Friese says, “…and since I don’t go to isolated areas, I go to areas that are fringes of preserved spaces or easy access spaces I am out there [painting] in public. It’s public art. The result isn’t public art but that’s, that’s an interesting way of thinking about contemporary landscape painting.”

If I sit in my backyard and look up at the oak that grows in my neighbor’s yard I see only sky and tree. I’m still in a city. My view of the oak is a fringe. Friese’s trees grow not far from highways and power stations. A road runs nearly the whole length of Friese’s 12” x 96” oil on linen “Through the Groves and Fields” (2005). “Spring Arbor” (2017) is horizontally split by a high fence. Her landscapes are not national parks or golden valleys but are my landscapes: the green between east and westbound traffic on route 2, coastal marshes alongside route 95, the copse behind box stores, the chain-link fenced-in yard. The vernal pond and the junked car is ugly or beautiful.

Thursday, April 23, 2020

211. Of Denis Diderot’s } La Religieuse.

Sainte-Suzanne, the nun of Denis Diderot’s La Religieuse, while meditating in her cell “about the strangeness of women’s mentality” determines such strangeness is due to  “the effect of segregation” and concludes,
Man is born for life in society; separate him, isolate him, and his ideas will go to pieces, his character will go sour, and hundred ridiculous affections will spring up in his heart, extravagant notions will take root in his mind like tares in the wilderness. … It may well be that greater strength of character is needed for standing up to solitude than to poverty, for if poverty degrades us segregation depraves (136).
Additionally, she claims that “The urge to hurt and torment gradually wanes in the world outside; it never dies in the cloister” (59).

Am I insensitive to those who feel isolated now? I feel the loneliest when I am not with my daughters. And I am with my daughters.

This morning I did wish I could go to a coffee shop to write, but it’s not the company I want. I plan to go outside shortly, windy and cold as it is, and write there. That ought to do the trick.

Saint-Suzanne’s problem isn’t isolation (although when she’s thrown into solitary confinement—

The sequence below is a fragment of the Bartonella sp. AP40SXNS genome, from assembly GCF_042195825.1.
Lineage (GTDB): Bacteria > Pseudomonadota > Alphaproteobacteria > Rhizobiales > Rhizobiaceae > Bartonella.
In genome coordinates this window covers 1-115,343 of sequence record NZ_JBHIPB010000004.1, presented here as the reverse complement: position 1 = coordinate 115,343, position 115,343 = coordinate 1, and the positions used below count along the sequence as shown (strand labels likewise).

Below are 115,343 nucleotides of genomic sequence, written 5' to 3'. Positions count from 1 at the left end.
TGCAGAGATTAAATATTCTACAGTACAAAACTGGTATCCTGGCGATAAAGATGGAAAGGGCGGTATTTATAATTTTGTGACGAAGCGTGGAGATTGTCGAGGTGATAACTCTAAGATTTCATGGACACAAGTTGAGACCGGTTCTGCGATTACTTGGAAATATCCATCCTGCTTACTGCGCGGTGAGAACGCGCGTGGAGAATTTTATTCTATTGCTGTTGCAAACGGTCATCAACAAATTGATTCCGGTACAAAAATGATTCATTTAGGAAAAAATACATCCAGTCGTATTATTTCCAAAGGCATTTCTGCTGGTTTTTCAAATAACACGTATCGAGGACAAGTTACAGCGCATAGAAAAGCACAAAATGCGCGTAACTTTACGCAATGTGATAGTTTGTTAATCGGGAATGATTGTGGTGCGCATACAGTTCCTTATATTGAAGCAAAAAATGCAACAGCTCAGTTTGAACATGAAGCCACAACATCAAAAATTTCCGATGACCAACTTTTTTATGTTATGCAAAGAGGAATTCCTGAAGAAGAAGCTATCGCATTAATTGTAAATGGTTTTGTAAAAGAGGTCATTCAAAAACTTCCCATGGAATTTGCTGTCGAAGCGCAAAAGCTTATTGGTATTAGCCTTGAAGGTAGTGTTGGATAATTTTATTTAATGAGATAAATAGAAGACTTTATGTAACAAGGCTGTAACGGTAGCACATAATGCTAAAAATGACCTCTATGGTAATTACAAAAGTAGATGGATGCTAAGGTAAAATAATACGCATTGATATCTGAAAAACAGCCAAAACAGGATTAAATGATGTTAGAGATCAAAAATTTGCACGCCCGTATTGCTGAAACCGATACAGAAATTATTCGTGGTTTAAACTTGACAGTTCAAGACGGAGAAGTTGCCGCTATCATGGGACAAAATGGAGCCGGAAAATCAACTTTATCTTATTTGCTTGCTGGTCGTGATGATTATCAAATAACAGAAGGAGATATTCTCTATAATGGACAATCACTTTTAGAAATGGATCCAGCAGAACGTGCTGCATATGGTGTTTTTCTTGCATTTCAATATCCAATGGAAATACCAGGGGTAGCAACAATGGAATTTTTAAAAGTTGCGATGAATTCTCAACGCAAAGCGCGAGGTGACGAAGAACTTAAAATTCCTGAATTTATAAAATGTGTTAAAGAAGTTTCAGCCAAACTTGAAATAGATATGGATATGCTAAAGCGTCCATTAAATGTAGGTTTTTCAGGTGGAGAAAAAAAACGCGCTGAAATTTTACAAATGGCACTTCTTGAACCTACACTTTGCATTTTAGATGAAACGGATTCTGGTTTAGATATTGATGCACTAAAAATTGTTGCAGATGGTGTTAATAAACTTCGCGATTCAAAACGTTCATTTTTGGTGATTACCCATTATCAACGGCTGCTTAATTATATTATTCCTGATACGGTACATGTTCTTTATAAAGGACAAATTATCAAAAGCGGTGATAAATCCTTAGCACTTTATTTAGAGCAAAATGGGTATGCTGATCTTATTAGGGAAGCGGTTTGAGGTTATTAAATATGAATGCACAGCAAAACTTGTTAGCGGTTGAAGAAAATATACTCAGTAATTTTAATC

…a little dark underground cell and threw me onto some matting half rotten with damp. There I found a piece of black bread and a pitcher of water, with a few other necessary vessels of the coarsest kind. For a pillow you had to roll up one end of the mat, and one a stone block was a skull with a wooden crucifix. My first instinct was to put an end to myself; I tried to throttle myself, I tore my clothes with my teeth, uttering fearful cries and howling like a wild animal. I banged my head against the wall until it was covered with blood. In fact, I went on trying to kill myself for three days; I thought it was going to be for the whole of my life (65).
—she doesn’t do very well). Sainte-Suzanne’s problem is who with she’s segregated. Specifically, two Mother Superiors who warp the environment around them to suit their own wants. Sister Sainte-Christine finds gratification through punishment; Madame *** (the second superior is unnamed) finds gratification through sex.

(Though certainly not Diderot’s intent, I read Saint-Suzanne’s narrative at the second cloister, where she is loved by Madame ***, as a caution against celibacy and a caution against the condemnation of homosexuality.)

Leonard Tancock, translator of La Religieuse, confuses me when he writes, “A recent French film of the novel… ended by showing Sainte-Suzanne, lured into the brothel, break way from a man’s lewd embrace….” I would not be confused if he wrote, “lured into a brothel”—then I would know the brothel scene was entirely the filmmaker’s invention. But the brothel—I’ve reread the ending several times and there is no brothel.

Tancock also writes, that, “After years of convent life she is unsuited for anything, a lost, helpless soul with no knowledge, no skill except for some music, no initiative, no future.” I’m not sure this is true, either. Sainte-Suzanne writes, in her application to be a maid,